For a chance to buy your copy and get it signed by Julia Donaldson, come down to the bookshop on FRIDAY 18th SEPTEMBER from 4 – 5.30 pm.
Then from 6 pm we invite our customers to celebrate the successful link-up of our bookshop website with Julia’s website – it all seems to be working wonderfully, so do come and join us for wine, nibbles and a chat with Julia and Malcolm.
Special Summer Holiday Picture Book Promotion!
Here are a few of the tempting selection of titles in our big summer picture book buy-one-get-one-free promotion! Featuring fab new titles and old favourites from the good folks at Simon & Schuster, plus a sprinkle of other gems from our shelves. Come on down and grab some bargain story treats for your little people from the spinner at the rear of the children’s area!
Picture books Summer Special Offer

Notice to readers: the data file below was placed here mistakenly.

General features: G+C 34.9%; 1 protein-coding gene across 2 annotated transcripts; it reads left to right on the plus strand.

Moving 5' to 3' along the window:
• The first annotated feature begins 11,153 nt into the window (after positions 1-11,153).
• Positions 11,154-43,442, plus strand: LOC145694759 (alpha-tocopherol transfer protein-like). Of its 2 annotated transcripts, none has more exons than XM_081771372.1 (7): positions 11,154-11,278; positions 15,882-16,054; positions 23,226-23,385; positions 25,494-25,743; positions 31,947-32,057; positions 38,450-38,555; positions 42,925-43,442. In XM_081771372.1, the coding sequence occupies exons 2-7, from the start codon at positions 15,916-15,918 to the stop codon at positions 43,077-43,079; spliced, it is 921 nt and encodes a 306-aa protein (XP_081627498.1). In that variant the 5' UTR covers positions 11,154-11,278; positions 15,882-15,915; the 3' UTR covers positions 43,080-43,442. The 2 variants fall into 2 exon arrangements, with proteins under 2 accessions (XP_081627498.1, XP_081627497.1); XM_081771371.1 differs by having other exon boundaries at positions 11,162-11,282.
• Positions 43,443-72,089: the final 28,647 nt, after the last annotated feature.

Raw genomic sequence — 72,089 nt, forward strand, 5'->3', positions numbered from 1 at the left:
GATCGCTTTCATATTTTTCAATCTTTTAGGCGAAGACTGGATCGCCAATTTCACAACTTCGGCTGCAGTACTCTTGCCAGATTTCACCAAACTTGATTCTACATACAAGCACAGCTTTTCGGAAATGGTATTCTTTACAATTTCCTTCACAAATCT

On Tuesday July 7th we felt very privileged to welcome the very talented novelist, travel writer and academic Sarah Moss to the bookshop for an intimate evening event. Sarah proved to be an absolutely fascinating speaker as she took us through her experiences in Iceland, the Hebrides, Cornwall and Japan which have contributed to her novels, and spoke about the themes of female emancipation, madness, philanthropy and the state, mother/daughter relations, and historical fiction which crop up in her latest novel ‘Signs for Lost Children’, published by Granta books. Signed copies of Sarah’s novels are available at the bookshop.